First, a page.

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May 26, 2020

11 min

523

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11 min

Dogecoin Mining: Explained

dogecoin mining cover

Dogecoin is a popular altcoin that was launched in late 2013. It has a Shiba Inu as its official mascot and uses a mining algorithm (or hash function) called ‘Scrypt.’

As with other ‘Proof-of-Work’ cryptocurrencies, Dogecoin miners compete in a race to confirm blocks of transactions on the network. Each new block comes with a unique mathematical problem attached. The first miner to crack the code is rewarded with newly-minted coins.


Is it Difficult to Mine Dogecoin?

Mining Dogecoin has become a lot harder since its inception. This reflects higher levels of competition on the network. One significant development was the discovery of a way to allow powerful ASIC miners to interpret and work with Scrypt algorithms.

In 2014, the advent of ‘merged mining’ gave miners of other high-profile altcoins (such as Litecoin) the ability to dig for Litecoin simultaneously. To make matters worse, falling block rewards have lowered the potential returns available to all Dogecoin miners.

Technically speaking, mining ‘difficulty’ refers to the amount of computation needed to solve a single block problem. A cryptocurrency’s difficulty rating changes in relation to factors such as the total amount of mining (or hashing) power on the network.

Since early 2018, Dogecoin’s difficulty has ranged between 2 and 6 million. As you might imagine, that’s a lot less number-crunching than is required by Bitcoin (16 trillion). However, it’s considerably more than many other, less well-known cryptocurrencies.

So what does this mean for you? Put the difficulty of solving a single Dogecoin block is beyond the scope of most small-scale solo miners. Accordingly, newcomers often join forces with other miners to form a collective (or ‘mining pool’).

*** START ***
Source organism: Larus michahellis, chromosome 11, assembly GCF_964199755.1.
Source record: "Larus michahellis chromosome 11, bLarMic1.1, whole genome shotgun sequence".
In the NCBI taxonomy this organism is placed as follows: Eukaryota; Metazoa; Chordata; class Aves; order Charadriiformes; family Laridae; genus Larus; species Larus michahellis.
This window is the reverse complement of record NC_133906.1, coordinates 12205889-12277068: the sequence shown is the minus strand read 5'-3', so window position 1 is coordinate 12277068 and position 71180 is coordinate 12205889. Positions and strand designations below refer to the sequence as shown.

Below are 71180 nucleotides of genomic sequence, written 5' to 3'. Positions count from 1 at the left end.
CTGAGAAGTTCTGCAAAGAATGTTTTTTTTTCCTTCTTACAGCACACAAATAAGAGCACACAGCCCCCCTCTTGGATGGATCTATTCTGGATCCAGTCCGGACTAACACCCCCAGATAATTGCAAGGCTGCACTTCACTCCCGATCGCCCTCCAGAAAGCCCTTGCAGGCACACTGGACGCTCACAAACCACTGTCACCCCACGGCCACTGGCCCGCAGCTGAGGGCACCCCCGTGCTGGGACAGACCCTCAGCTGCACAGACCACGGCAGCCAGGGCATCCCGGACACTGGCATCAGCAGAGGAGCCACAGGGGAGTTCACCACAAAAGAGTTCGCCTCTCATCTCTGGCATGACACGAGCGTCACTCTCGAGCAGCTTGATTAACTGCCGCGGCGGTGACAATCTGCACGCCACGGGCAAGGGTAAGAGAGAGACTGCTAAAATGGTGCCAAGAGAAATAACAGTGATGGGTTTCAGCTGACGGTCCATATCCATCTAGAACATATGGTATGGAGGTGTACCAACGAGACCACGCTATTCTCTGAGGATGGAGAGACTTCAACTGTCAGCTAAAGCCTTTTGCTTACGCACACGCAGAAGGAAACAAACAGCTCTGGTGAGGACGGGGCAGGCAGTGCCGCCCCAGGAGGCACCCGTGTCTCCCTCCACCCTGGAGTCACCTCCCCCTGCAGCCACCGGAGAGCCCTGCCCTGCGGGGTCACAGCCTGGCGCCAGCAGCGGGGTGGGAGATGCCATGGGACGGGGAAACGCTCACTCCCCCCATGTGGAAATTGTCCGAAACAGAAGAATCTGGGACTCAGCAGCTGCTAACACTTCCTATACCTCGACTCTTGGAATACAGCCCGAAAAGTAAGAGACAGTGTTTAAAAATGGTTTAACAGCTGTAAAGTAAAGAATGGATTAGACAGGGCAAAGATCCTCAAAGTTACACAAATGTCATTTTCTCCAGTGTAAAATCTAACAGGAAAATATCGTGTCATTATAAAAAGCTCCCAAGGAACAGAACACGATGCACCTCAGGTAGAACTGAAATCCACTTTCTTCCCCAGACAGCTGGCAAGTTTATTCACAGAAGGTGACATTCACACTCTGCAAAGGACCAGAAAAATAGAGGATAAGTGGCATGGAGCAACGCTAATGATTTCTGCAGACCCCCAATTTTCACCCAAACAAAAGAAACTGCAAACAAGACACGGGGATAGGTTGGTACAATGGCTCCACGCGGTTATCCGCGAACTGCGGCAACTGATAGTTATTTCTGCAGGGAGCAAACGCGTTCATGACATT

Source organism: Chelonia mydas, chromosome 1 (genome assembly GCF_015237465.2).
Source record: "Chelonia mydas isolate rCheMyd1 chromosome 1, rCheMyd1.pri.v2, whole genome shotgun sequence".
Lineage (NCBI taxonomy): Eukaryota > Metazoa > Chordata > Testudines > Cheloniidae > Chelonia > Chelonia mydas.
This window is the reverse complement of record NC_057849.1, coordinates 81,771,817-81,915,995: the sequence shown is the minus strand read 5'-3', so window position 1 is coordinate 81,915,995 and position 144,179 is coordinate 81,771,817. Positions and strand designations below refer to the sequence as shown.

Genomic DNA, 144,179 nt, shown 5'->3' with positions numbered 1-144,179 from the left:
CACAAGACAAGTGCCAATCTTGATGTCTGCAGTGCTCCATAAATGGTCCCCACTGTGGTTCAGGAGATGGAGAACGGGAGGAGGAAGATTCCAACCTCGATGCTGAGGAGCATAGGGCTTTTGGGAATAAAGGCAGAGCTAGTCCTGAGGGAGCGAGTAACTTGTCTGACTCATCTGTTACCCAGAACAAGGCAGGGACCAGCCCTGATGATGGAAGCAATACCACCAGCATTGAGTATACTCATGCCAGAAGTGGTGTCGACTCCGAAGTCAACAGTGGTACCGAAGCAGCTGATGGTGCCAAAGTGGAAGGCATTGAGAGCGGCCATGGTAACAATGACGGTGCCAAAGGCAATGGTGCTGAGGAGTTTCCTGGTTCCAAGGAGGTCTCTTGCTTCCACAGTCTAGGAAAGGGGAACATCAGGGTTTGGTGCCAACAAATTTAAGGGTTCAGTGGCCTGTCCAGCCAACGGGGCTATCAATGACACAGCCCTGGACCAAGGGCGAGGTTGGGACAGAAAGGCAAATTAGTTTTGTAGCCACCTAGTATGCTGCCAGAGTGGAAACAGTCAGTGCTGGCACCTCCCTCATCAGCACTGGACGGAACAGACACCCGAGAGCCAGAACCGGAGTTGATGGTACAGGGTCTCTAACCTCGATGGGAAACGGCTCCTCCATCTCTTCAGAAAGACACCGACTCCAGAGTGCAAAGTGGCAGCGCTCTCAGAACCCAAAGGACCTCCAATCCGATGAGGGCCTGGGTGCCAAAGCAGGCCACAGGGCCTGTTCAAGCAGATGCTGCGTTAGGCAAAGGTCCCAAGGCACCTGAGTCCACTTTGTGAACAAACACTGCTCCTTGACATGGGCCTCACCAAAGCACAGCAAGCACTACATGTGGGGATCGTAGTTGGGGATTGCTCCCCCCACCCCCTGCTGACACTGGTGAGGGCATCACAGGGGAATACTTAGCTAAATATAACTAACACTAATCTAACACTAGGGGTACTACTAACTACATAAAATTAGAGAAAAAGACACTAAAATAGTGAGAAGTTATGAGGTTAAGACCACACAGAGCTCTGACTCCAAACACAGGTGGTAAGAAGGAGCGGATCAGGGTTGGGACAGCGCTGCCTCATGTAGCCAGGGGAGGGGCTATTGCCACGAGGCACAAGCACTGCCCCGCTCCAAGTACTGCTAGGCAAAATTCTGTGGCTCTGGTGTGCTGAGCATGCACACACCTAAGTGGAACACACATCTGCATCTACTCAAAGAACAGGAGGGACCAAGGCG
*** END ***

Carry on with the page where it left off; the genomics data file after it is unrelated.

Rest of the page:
Stage 1: Dogecoin Mining – Go Solo or Join a Pool?


Solo Mining Dogecoin

Going it alone may sound exciting, but the reality is somewhat different. Granted, you’ll get to keep all of your winnings. Plus, you’re not liable for additional fees beyond your basic hardware and running costs.

However, as the little guy, you’re going to find it challenging to compete with the hashing muscle of the ASICs and Litecoin merged miners. That could mean going for long periods without seeing any returns on your mining investment.


Dogecoin Mining Pools

A more palatable solution for newbies and smaller miners is to join a pool. Members of mining pools combine their hashing power, enhancing the group’s ability to compete for blocks. Rewards are then shared out on a pro-rata basis.

The main attraction of a pool is that it generates a steadier flow of mining returns than a solo effort. Examples of popular mining pools that support Scrypt are Multipool and Prohashing.

Nevertheless, one major drawback to this type of arrangement is you’ll have to pay a fee. You’re also susceptible to any problems in the pool, including outages and other mining interruptions.


Dogecoin Cloud Mining Pools

Perhaps the easiest way to get up and running is by using a cloud-based mining service. These are remote data centers that let you rent mining hardware in exchange for a monthly fee.

The cloud approach is particularly enticing for less sophisticated users. Those with limited mining experience have the peace of mind of knowing that a dedicated professional is monitoring all of the operational and technical details. You can sit back and wait for the coins to be deposited in your wallet.

On the downside, most cloud mining services work based on fixed longer-term contacts. This introduces a degree of market risk into the mix. If the price of Dogecoin were to fall sharply, the return on your investment could plummet.

Stage 2: Choosing the Best Dogecoin Mining Hardware


Using a CPU (Central Processing Unit) for Mining Dogecoin

In theory, the CPU on your laptop or desktop computer has the capacity to mine Dogecoin. That said, it’s not well suited to the task at hand and can easily overheat.